In the first part of our series on centralised investment propositions (CIPs), we looked at the regulatory need to consider a CIP as part of your business.
We also covered the role of the product intervention and product governance rules (PROD) when thinking about CIPs - you can catch up on that article here.
There does however need to be more of a benefit for a firm to have a CIP in place beyond mere box ticking. Here, we consider some of the benefits, along with a couple of potential disadvantages, of having a CIP.
The positive aspects of a CIP relate to consistency, risk, time and process. Let's take each of these in turn.
Having a CIP provides advisers within a firm with a set process they can consider with clients, and so reduces the likelihood of one adviser using a considerably different approach to another.
A consistent process also helps with oversight where firms and advisers are based in different locations, and means that annual reporting to clients and the review process can be streamlined.
This is particularly relevant as the FCA has previously highlighted inconsistencies among adviser recommendations at the same firm as a cause for concern.
Looking at it from a risk perspective, a CIP should mean there is a demonstrable process for investment selection, and so can avoid the appearance of ‘shoehorning’ clients. There is a caveat to this though, which I'll come back to later.
Having a formalised assessment of a particular investment can help if issues arise years later. Without a CIP it might be difficult to show how the investment was researched and selected.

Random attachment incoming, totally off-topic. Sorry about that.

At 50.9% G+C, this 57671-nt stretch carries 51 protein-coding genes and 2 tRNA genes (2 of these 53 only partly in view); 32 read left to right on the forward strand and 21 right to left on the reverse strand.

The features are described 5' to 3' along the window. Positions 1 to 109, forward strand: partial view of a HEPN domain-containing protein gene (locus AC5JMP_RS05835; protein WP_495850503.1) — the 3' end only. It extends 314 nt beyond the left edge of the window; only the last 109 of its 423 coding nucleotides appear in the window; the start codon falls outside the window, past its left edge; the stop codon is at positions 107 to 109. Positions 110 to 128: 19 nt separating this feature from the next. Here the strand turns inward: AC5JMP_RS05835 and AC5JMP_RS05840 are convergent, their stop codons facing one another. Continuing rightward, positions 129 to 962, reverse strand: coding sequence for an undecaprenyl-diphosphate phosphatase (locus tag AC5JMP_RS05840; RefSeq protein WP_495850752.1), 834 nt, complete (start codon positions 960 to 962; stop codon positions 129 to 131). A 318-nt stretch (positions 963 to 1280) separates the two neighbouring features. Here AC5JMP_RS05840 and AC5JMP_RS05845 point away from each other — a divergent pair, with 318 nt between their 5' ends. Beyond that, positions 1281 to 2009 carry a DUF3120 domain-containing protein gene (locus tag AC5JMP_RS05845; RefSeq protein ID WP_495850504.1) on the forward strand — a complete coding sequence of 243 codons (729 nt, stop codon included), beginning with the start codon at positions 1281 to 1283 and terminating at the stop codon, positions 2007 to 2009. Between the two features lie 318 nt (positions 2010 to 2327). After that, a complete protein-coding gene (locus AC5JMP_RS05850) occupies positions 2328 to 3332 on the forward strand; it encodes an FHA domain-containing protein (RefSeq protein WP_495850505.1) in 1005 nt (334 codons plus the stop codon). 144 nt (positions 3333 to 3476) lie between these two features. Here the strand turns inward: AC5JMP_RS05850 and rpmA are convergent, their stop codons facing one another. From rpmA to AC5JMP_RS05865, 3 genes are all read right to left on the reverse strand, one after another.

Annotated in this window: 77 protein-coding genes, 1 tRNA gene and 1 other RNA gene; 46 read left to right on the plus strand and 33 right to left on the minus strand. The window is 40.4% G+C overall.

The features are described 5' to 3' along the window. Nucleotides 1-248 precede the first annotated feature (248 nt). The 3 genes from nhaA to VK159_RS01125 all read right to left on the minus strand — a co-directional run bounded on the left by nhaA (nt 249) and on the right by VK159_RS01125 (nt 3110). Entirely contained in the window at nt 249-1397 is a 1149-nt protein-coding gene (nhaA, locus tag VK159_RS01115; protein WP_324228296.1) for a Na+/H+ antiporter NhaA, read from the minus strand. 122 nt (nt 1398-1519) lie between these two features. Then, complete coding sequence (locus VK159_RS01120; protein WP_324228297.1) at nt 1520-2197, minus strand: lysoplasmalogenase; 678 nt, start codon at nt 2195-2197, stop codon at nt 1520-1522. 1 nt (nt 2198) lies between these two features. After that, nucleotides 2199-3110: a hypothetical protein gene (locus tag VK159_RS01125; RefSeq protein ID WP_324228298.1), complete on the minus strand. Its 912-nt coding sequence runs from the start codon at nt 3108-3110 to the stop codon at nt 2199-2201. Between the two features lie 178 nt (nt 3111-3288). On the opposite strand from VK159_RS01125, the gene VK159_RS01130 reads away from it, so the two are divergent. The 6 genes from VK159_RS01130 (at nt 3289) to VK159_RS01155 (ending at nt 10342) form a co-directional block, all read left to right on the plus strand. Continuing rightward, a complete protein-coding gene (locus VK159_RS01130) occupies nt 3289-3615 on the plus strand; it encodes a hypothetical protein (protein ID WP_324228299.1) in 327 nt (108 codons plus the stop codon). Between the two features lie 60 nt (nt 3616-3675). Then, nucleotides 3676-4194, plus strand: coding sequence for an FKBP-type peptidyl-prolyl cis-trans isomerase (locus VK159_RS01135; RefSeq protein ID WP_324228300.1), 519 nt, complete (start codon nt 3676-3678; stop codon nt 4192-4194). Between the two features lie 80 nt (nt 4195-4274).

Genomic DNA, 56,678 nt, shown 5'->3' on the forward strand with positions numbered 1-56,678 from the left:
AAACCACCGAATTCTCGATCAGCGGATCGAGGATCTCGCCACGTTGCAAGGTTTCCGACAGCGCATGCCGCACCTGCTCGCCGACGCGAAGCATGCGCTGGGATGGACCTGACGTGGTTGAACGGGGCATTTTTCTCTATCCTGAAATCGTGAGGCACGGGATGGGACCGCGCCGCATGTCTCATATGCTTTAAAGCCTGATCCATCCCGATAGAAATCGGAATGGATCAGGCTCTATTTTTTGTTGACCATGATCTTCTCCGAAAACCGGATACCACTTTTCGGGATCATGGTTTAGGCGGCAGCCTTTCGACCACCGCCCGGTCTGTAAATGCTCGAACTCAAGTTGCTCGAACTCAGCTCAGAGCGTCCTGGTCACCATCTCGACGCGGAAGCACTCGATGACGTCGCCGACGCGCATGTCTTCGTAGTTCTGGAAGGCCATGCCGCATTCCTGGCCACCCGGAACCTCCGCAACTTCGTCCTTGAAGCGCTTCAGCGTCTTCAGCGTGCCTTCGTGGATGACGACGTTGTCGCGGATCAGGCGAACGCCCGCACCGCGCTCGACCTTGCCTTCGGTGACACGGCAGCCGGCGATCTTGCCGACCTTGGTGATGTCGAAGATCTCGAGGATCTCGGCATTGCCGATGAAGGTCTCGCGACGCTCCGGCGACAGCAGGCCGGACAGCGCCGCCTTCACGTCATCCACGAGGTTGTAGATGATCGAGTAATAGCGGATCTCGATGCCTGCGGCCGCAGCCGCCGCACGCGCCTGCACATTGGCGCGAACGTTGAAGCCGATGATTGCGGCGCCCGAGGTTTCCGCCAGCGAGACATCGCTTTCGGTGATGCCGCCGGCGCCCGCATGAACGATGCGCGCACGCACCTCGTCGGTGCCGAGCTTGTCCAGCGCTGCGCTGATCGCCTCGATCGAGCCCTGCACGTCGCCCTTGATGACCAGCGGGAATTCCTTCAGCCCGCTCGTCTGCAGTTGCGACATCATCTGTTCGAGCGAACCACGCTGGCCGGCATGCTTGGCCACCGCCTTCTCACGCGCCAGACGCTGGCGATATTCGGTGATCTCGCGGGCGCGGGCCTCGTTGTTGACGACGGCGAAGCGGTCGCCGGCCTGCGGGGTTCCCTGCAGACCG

Similarly, if future problems arise, effective due diligence on an investment can show the selection was based on good faith and on the publicly available/reported information.
There are also advantages when it comes to advisers' time and capacity. A CIP should reduce the need to fund pick for every client, thus freeing up time for other elements of the advice process.
A recommendation to use an investment within the CIP will arguably not need to be researched to the same level for a particular client as it would without a CIP in place.
There are further benefits associated with processes in your firm. As mentioned, a CIP can pave the way for streamlined client reporting, but this has the added benefit of helping to set the depth and extent of the overall ongoing proposition.
It also means a way of reviewing and keeping track of the investments used can be established internally, stripping out the need for this to be carried out as a separate day-to-day task.
In the long term, a CIP can save time for your business, and for in particular if you have a growing number of advisers.
So far, so positive. However there are some potential disadvantages to be aware of. The main two are:
- Advisers attempting to fit clients to segments or investments, and potentially being blinkered into thinking a certain client and segment fit better than they do.
- Using the CIP as a way to avoid any consideration of suitability to the client in particular. If a client falls within a segment and has a particular risk profile, it should not be an automatic conclusion that they use that investment.
While creating a CIP can demonstrate clients are not being shoehorned, there is also a danger of it having the opposite effect, and feeding into this very issue.
By carrying out a detailed client segmentation exercise, then having a CIP in place which covers various types of client categories, along with processes for using a bespoke solution if necessary, can be a way to avoid this.
In the next article in this series, we will look at the steps you might take to create your own CIP.